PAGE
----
A: Will this upsurge sustain itself once the crisis is over?
AP: It will jump-start the online business. For argument’s sake, if the upsurge has been to the tune of 100, it will not remain at that level, but will certainly stabilise at 50 or so, and I anticipate we will retain approximately 50 to 60% of the business online post Covid-19. These customers will stick around because they enjoyed the experience and overcame their earlier inhibitions about shopping online.
A: Has the upsurge in online ordering been confined to the big cities or has it spread to the second tier cities as well?
AP: It has been all over Pakistan, but more so in the metros because the ecosystem there is better – more riders and better connectivity. So it is more a matter of the ecosystem and less a matter of desire. I think the desire to purchase online is as much in the semi urban or rural areas as it is in the metros. It just happens that the infrastructure is not available there yet, but it will be soon, and then online will take a bigger leap in those areas compared to the metros – if only because the full portfolio of products is available in brick and mortar shops in the metro cities, whereas it is not in the semi-urban and rural towns, although the desire to purchase is there.
A: What exactly is a restricted portfolio?
AP: A restricted portfolio only includes the daily essentials as contained in the Essential Goods Act announced by the government. For example, in the first two weeks of the lockdown, we had problems selling our ice-cream because the law enforcement agencies were stopping our ice-cream trucks on the basis that ice-cream did not fall under the Essential Goods Act.
A: To what degree will the economy be impacted and what strategies are you looking at to deal with the post-lockdown situation?
AP: There is going to be a recession and the signs are that Pakistan is heading towards a GDP contraction for the first time in 68 years. Businesses have been closed for the last 40 days and there is ongoing talk about loss of jobs, salary cuts and layoffs. Daily wagers have not been earning for the last 40 days. Small and medium sized enterprises have also been shut for the last 40 days and credit lines have been broken. There is going to be a liquidity crisis in Pakistan and this will lead to a drop in consumer spending across all economic sectors and people are either going to be downtrading or downgrading. In light of this, organisations such as ours which fall under the CPG (consumer packaged goods) classification are reassessing our portfolio with a view to developing a ‘Covid relevant’ portfolio to address the new economic realities.
The good news is that as an organisation we have always been aware of the importance of straddling the pyramid in terms of portfolio management and which is why we have both top and mid tier brands and different price points and SKUs. In other words, our portfolio is adaptable to both boom and bust times. In my opinion, this crisis is going to be a lot more severe than any we have experienced before and we are adjusting our portfolio to make it both relevant and recession proof.
A: Will this mean adding new products or will it be about making adjustments within existing product offerings?
AP: Predominantly making adjustments to our existing product line (our portfolio is already very vast) and introducing new pack sizes and prices. However, where there is a gap we will bring in new products. For example, Domex used to be just a toilet cleaner, but as a result of the pandemic, within seven days we launched Domex multi-surface cleaner which contains hypochlorite. We are looking at entering this hygiene space, but with products that are organic rather than chemical based.
A: Do you anticipate changes in your communication strategy?
AP: It has already changed. I am very proud of the fact that Unilever was both the first company and the first brand in Pakistan to develop a brand agnostic campaign for Lifebuoy, whereby we promoted other brands and encouraged consumers to use any soap because soap kills the virus. This is a time when brands should be running public awareness messages rather than going into the competitive space and saying “my product is better than yours.” Ever since Unilever launched Lifebuoy in the 19th century, the vision has been to introduce products that help fight disease. Unilever is about sustainability and spreading goodness – it is part of our DNA and has nothing to do with Covid-19. Yes, at the moment we are dialling up a lot more on Covid-19, but our philosophy has always been about the larger purpose – for the community, the environment and peoples’ lives. Today, we are communicating these values in a much bolder way.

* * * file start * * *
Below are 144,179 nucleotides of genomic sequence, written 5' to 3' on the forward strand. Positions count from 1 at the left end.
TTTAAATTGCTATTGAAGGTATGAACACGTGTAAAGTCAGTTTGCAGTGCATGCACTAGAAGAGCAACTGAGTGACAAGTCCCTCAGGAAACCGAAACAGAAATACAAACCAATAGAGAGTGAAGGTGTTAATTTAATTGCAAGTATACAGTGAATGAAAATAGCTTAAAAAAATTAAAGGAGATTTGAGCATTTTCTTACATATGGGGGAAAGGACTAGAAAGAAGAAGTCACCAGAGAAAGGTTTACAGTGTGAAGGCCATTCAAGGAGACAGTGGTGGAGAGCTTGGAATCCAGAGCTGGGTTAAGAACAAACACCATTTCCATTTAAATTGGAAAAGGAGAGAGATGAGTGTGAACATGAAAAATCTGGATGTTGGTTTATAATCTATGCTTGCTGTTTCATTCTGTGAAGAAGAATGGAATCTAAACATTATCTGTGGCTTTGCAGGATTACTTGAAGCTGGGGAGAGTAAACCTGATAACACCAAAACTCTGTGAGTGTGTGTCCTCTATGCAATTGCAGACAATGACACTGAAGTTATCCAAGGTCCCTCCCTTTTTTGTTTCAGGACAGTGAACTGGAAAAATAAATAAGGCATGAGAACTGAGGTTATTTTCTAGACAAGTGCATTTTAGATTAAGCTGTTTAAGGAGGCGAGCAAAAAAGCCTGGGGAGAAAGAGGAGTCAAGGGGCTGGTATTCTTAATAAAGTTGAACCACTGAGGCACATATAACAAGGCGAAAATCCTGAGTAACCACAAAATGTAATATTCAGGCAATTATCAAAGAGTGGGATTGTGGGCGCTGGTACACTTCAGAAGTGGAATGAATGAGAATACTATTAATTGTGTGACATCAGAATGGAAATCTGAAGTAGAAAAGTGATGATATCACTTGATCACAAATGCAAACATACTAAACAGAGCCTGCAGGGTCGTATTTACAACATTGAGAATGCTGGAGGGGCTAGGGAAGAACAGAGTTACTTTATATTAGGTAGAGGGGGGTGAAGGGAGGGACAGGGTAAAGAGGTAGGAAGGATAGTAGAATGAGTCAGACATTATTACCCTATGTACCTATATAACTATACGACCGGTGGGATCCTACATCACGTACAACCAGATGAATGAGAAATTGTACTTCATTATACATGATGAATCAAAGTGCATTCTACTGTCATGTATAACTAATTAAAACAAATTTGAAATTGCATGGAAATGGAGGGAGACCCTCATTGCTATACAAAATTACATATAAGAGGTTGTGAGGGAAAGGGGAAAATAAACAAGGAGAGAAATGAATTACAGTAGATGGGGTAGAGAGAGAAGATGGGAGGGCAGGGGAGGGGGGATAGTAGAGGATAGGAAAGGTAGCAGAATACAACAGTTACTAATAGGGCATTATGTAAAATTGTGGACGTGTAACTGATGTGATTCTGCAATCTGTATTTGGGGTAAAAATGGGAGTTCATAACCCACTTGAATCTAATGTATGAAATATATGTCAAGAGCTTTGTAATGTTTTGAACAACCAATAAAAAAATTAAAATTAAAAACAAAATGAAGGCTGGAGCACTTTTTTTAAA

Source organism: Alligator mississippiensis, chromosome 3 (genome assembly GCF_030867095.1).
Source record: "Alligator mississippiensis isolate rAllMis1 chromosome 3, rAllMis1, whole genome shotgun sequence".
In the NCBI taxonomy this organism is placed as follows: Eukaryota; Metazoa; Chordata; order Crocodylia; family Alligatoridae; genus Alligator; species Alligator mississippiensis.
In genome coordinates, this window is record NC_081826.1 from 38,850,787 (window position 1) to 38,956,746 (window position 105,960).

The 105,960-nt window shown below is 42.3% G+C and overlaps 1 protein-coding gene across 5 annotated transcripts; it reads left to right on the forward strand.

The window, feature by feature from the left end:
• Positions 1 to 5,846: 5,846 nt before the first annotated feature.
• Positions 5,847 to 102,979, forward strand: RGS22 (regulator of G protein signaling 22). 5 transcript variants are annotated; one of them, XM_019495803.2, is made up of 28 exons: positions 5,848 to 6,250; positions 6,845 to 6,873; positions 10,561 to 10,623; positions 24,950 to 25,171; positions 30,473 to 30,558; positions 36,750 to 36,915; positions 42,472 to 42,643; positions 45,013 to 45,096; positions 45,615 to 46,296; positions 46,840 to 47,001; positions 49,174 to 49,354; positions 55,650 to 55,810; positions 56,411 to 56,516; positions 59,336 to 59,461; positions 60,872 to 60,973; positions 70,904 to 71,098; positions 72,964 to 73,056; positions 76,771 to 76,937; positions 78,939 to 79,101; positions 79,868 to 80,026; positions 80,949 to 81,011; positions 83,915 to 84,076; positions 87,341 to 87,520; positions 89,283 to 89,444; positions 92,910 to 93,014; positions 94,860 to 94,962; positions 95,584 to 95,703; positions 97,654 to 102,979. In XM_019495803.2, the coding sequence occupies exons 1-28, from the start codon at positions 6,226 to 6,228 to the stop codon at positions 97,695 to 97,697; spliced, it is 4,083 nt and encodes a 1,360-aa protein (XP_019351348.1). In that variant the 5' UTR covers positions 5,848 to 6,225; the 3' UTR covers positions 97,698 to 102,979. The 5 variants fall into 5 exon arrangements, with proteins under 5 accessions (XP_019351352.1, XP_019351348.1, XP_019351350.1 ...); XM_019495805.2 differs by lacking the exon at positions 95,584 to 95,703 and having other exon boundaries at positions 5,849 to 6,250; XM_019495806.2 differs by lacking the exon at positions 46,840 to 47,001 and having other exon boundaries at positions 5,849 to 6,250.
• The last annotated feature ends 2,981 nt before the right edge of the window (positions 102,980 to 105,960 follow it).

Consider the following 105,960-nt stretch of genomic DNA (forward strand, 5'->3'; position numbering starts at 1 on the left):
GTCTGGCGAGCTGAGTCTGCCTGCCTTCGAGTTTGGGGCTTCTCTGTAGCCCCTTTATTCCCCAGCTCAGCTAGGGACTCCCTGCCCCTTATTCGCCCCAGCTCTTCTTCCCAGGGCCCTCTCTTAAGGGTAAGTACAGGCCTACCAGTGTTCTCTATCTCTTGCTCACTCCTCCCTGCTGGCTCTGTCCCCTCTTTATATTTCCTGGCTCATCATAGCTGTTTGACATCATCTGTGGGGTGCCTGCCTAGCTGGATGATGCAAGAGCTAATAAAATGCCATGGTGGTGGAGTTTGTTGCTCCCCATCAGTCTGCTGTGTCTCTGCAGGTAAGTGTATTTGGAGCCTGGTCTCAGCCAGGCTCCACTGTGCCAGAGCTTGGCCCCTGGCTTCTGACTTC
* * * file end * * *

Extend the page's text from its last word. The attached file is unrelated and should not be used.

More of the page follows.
A: What have been the challenges of WFH for an organisation as large as Unilever Pakistan?
AP: Surprisingly WFH has made people a lot more productive, creative and effective, and of course it is also much more cost effective compared to running big offices with high utility bills and support staff. For the last five weeks about 500 people, including myself, have been working from home. It has been amazing; I did not think I would be running such a huge organisation remotely for the last five weeks. Of course, different people have different experiences and some have found it a bit overwhelming because a lot of the stuff we had previously outsourced, we now have to do ourselves.
Before we could outsource our child’s education to a day care centre or school, now it has become our responsibility. The same goes for household chores and food and meals – and people who don’t have the right support at home can feel a little overwhelmed. However, purely on a work front, it has been very productive and creative. There are trade-offs, of course, and one is the lack of social interaction; sharing a cup of tea with someone, cracking a joke with a colleague or walking together down the corridor; the emotion is missing. I suppose as human beings, we are never satisfied and if something changes we start missing it, but I think once things normalise, people will start to balance things better.
A: Do you think that when this crisis is over, the WFH model will be here to stay?
AP: Even before a lockdown was imposed in Pakistan, the conversation at Unilever globally was about agile working and flexi hours, so it is nothing new for us, although people did have their reservations about it and the current enforced WFH has given people a chance to test out their reservations. The world is increasingly going online and the cost of doing business is going up; WFH is one way of cutting costs as well as contributing to a greener world and reducing our carbon footprint. WFH is another step that will help towards more sustainability.
Amir Paracha was in conversation with Mariam Ali Baig. Interview conducted on April 24, 2020.